It has been discussed often, yet there has been no definitive answer about whether or not video games contribute to societal violence.  If you look around you can find studies that say "yes," and studies that say "no."  Well, Oprah's favorite shrink, Dr. Phil, is going to tackle the issue, as he prepares to tape a show devoted to just that subject. GamePolitics has learned that the popular TV shrink is taping an episode about game violence on Thursday. Readers may recall that just one day after the Virginia Tech massacre, Dr. Phil made comments on the Larry King show which seemed to indicate a belief that violent games played a role in the killings. BTW, we are allowed to use the word "shrink"... Read more...
VMware And Intel Capital Announce Investment PALO ALTO, Calif. and SANTA CLARA, Calif., July 9, 2007 — VMware, Inc., the global leader in software for virtualization solutions today announced that Intel Corporation, through its global investment arm, Intel Capital has agreed to become an investor in VMware. VMware's base virtualization platform virtualizes the Intel architecture. Intel microprocessors comprise the majority of the systems on which VMware's virtualization products are deployed. Intel Capital will... Read more...
Asetek Receives $4 million in Venture Capital Broenderslev, Denmark - January 17, 2007 - Asetek, the market leader of thermal management solutions for semiconductors, announced today the investment of $4 million following the investment of $5 million closed last year. Northzone Ventures, Vaekstfonden, KT Venture Group, and a group of private investors participated in the round. Asetek is the leading thermal management solution provider in the high performance, low noise and next generation mainstream chip cooling markets sporting international brands such as VapoChill and WaterChill. "As a part of a long term OEM strategy that we started implementing a year ago, I am happy that we have achieved... Read more...
The crummy camera in your phone would have been considered a multi-megapixel wonder just a few years ago. But advances in cramming megapixels into cameras have run up against the limits of what's usable. Wired has some suggestions about how to choose a digital camera, now that they're all powerful enough. But piling on pixels can actually hurt the quality of your photos, because manufacturers typically just squeeze more little diodes into the same space on the image sensor. That means the physical size of each pixel shrinks, causing them to pick up more digital artifacts, such as colored flecks. The larger you print the photo, the more... Read more...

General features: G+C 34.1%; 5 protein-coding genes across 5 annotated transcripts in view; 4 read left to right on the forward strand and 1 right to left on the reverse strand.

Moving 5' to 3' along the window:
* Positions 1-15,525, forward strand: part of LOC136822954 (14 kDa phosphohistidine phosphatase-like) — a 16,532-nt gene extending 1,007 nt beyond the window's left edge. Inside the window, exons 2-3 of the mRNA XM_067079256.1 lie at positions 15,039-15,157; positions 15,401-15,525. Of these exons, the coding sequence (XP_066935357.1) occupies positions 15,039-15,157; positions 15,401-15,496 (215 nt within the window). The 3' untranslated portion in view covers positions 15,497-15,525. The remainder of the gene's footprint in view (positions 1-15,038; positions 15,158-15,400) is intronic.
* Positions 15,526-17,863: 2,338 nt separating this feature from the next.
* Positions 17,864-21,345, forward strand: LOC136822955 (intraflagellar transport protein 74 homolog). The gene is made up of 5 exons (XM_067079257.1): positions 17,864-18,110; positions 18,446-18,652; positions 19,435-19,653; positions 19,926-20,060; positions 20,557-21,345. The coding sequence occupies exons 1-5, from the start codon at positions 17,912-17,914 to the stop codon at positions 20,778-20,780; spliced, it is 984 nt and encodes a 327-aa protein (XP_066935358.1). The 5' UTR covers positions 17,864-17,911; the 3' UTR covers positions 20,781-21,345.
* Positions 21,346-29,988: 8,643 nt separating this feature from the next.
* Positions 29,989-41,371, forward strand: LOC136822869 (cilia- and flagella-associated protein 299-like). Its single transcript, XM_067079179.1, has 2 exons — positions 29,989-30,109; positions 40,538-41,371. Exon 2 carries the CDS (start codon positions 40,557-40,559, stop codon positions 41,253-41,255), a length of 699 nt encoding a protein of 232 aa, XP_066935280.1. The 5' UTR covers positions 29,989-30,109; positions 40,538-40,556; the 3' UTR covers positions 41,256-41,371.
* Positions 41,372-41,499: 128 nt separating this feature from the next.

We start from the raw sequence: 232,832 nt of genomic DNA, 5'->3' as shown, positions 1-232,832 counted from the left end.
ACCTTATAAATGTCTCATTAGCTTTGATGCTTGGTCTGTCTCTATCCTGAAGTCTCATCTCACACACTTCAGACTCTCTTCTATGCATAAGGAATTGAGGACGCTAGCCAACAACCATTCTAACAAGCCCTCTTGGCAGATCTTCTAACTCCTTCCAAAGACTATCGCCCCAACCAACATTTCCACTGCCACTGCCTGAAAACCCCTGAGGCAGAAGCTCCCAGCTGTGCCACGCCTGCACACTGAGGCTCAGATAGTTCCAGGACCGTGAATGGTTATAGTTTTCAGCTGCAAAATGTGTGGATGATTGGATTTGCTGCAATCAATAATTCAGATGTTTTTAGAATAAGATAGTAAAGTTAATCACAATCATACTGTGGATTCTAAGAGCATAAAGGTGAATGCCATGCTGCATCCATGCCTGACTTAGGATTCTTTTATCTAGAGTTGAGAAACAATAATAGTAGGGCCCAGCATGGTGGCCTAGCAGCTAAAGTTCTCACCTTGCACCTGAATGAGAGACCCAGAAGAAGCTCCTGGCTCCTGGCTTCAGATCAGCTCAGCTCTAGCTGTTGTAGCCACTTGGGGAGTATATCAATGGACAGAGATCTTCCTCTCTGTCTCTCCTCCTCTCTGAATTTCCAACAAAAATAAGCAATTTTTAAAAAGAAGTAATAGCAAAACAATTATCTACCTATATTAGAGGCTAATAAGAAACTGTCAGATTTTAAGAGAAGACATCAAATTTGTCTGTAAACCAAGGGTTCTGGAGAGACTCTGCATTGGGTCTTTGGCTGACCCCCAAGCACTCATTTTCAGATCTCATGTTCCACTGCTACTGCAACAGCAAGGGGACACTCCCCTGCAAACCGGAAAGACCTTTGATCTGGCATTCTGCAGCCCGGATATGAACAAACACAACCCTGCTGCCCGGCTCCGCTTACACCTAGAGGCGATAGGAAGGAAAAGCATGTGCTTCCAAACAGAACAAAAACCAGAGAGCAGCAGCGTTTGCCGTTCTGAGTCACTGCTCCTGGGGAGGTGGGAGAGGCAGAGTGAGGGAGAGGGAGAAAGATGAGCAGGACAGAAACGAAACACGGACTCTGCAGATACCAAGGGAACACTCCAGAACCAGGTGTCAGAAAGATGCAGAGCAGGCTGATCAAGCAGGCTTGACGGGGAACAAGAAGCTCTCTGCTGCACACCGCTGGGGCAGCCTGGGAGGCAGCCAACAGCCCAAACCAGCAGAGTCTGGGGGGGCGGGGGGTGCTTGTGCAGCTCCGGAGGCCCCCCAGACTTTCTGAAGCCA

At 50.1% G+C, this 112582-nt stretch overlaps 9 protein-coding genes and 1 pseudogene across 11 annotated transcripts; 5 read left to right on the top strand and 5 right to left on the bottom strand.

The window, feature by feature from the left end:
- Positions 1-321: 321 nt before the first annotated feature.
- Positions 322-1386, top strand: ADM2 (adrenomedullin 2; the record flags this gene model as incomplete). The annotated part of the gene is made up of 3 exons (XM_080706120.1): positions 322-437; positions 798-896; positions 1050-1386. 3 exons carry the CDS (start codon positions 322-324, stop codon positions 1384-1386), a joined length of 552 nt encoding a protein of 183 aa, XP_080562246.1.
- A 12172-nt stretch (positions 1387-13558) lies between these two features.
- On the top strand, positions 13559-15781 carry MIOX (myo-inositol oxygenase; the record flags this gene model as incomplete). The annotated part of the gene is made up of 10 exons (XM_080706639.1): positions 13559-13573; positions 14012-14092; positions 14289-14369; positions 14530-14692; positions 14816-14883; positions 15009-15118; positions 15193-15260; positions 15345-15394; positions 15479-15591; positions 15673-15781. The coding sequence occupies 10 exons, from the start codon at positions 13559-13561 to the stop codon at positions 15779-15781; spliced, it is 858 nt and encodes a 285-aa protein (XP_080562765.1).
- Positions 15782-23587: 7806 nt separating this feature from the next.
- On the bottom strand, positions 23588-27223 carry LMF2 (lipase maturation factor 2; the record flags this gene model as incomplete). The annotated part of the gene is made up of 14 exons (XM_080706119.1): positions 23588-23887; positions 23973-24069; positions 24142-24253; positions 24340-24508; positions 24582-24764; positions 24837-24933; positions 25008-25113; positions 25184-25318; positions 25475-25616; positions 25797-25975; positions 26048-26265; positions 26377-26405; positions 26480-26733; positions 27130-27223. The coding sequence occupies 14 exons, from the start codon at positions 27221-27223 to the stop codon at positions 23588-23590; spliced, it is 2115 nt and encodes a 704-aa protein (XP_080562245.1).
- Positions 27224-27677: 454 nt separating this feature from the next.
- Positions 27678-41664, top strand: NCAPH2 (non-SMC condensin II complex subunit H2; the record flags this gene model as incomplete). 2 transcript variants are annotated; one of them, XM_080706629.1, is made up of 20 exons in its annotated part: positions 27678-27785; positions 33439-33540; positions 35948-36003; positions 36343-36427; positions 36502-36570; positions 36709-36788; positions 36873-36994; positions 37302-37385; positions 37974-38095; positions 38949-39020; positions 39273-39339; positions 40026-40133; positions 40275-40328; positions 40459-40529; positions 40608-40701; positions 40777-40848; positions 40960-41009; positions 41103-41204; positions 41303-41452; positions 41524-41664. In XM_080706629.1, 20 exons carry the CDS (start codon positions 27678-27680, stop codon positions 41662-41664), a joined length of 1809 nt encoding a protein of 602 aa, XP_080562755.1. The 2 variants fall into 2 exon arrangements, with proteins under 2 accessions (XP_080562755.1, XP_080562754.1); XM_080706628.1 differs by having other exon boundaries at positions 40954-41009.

iPods are nifty. But you are immune to their charms if you don't want to stick in earbuds and listen to music. They don't do anything that isn't fun. The Wizpy does what the i-Pod does, and a whole lot more. Sporting a 256,000-colour OLED screen, the Wizpy looks like any of of number of would-be iPod killers, and all the media playback features - MP3, Ogg, AAC, DivX and JPEG formats supported - are all present and correct. There's a radio on board too and a text viewer. That's fantastic, of course. But the "killer app" here is plug it into any USB port, and boot up... Read more...
With shrinking feature sizes, smaller and smaller form factor devices are coming to market. Imagine this little image processor coupled with bluetooth embedded in such devices as key chains, pens and other small form factor devices. James Bond would have a ball with this type of technology. I wonder what the power requirements will be? The new Micron image sensor (product number MT9M019) captures 30 frames per second (fps) at full 1.3-megapixel resolution (1,280 by 1,024 pixels) or 60 fps at VGA resolution (640 by 480 pixels), allowing for high-quality, seamless video. Additionally, another critical design factor is its small 1/5-inch form factor, allowing it to fit into applications requiring... Read more...
For the average person, the workings of a computer and digital camera can be a bit mystifying and confusing. To combat this problem in the retail market, advertisers have been creating easy ways to judge the power of a product using fairly easy to understand terms like "Megahertz", and "Megapixel". The Megahertz rating system has been phased out for some time now, first starting with AMD and then with Intel following, but the problem with digital cameras remain. Thankfully Dan has some advice to give on shopping for the right camera. "Well, if you're shopping for an ordinary digicam, bear in mind that money spent on higher... Read more...
Intel Capital Extends WiMAX Investments Worldwide First Investment in the Middle East and Continued Momentum in Europe SANTA CLARA, Calif., May 22, 2006 - Intel Capital, the venture capital investment arm of Intel Corporation, today announced the signing of two WiMAX (Wireless Interoperability for Microwave Access) agreements. The first is for an investment in Orascom Telecom WiMAX Limited, a joint venture with Orascom Telecom of Egypt, and the second is for an investment in Worldmax, a joint venture with Enertel Holding of the Netherlands. Both investments are expected to be completed following the fulfillment and satisfaction of certain condition precedents and the receipt of various approvals.... Read more...